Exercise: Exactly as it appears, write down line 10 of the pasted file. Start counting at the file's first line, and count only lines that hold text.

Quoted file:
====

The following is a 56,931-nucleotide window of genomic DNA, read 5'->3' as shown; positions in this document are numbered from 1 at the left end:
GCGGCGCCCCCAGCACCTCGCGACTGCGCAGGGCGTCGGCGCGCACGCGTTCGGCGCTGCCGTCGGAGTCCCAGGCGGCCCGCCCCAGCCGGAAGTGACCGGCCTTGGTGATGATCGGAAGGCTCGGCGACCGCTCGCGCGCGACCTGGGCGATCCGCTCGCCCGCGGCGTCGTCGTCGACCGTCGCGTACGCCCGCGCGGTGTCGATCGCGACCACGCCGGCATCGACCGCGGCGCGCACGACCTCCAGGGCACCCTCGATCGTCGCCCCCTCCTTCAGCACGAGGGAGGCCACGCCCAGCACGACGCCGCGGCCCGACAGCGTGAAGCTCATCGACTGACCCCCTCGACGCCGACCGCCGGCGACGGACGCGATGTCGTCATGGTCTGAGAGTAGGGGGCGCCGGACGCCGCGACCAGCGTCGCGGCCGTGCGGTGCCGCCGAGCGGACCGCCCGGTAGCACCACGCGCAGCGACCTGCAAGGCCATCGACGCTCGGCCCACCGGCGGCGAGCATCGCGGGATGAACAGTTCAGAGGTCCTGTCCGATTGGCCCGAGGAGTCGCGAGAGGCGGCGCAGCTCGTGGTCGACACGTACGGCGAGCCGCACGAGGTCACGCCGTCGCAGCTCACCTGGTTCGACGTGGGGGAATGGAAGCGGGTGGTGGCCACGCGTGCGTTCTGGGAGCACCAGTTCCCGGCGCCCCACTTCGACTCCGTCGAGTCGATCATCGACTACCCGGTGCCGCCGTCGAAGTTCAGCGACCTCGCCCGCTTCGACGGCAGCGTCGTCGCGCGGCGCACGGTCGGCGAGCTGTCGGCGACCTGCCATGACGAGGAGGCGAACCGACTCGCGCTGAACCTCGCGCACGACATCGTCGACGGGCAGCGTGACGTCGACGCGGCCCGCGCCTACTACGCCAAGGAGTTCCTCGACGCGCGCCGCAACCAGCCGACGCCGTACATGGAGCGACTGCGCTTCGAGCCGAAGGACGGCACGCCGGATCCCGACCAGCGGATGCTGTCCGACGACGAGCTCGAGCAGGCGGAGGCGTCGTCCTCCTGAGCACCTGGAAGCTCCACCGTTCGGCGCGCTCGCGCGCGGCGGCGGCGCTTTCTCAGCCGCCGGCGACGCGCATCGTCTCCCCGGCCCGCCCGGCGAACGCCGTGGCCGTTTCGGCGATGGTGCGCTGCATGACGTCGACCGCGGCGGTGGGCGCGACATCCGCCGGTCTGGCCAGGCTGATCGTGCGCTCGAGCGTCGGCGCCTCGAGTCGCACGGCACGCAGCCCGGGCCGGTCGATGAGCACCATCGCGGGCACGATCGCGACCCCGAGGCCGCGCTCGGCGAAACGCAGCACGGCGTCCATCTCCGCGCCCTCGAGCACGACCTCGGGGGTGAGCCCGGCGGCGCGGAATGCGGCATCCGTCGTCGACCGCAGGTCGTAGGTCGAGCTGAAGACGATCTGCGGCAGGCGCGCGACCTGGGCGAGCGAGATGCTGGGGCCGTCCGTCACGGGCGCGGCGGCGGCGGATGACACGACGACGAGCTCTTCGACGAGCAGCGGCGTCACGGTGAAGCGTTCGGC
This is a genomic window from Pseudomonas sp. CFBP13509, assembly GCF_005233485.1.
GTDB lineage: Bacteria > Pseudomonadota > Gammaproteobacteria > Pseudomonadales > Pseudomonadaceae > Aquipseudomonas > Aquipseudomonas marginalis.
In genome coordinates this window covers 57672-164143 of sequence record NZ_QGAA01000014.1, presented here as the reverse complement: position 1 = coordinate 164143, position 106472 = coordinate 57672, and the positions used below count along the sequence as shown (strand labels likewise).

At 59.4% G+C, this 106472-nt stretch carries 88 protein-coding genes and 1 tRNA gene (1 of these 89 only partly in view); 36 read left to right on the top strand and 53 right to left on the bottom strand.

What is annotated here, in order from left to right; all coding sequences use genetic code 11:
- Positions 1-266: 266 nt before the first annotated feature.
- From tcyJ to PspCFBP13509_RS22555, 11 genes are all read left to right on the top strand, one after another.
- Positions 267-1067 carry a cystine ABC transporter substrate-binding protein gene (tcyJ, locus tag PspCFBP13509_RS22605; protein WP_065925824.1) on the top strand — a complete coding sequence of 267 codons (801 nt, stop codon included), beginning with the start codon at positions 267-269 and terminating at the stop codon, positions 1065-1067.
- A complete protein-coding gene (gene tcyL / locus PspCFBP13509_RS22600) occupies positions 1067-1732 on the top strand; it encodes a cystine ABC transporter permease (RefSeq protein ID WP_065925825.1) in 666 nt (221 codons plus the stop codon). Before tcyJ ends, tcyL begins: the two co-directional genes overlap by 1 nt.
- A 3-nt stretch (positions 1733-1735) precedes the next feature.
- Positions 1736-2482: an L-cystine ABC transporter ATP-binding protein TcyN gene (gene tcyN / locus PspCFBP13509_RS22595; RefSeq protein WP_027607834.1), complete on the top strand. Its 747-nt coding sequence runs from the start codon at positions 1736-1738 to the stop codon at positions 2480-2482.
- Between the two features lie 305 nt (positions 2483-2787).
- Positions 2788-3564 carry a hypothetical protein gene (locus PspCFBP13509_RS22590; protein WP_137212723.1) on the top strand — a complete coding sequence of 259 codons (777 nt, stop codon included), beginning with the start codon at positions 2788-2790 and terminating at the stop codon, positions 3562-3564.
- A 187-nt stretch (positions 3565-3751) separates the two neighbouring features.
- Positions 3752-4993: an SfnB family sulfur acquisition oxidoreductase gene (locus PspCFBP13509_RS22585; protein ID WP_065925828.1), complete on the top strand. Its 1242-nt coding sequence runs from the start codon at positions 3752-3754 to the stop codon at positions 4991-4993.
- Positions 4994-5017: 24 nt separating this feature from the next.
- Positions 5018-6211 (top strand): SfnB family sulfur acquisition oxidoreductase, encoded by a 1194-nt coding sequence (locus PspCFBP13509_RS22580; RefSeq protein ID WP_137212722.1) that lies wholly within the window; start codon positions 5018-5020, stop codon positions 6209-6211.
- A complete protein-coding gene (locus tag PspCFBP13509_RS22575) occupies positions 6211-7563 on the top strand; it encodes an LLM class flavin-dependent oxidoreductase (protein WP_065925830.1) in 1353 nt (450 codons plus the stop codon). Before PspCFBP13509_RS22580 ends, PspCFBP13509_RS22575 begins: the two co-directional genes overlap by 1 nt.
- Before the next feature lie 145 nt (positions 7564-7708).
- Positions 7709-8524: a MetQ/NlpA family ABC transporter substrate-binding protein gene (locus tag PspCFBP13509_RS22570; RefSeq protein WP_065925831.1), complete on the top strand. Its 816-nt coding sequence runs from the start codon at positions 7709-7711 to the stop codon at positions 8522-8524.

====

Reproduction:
- Positions 267-1067 carry a cystine ABC transporter substrate-binding protein gene (tcyJ, locus tag PspCFBP13509_RS22605; protein WP_065925824.1) on the top strand — a complete coding sequence of 267 codons (801 nt, stop codon included), beginning with the start codon at positions 267-269 and terminating at the stop codon, positions 1065-1067.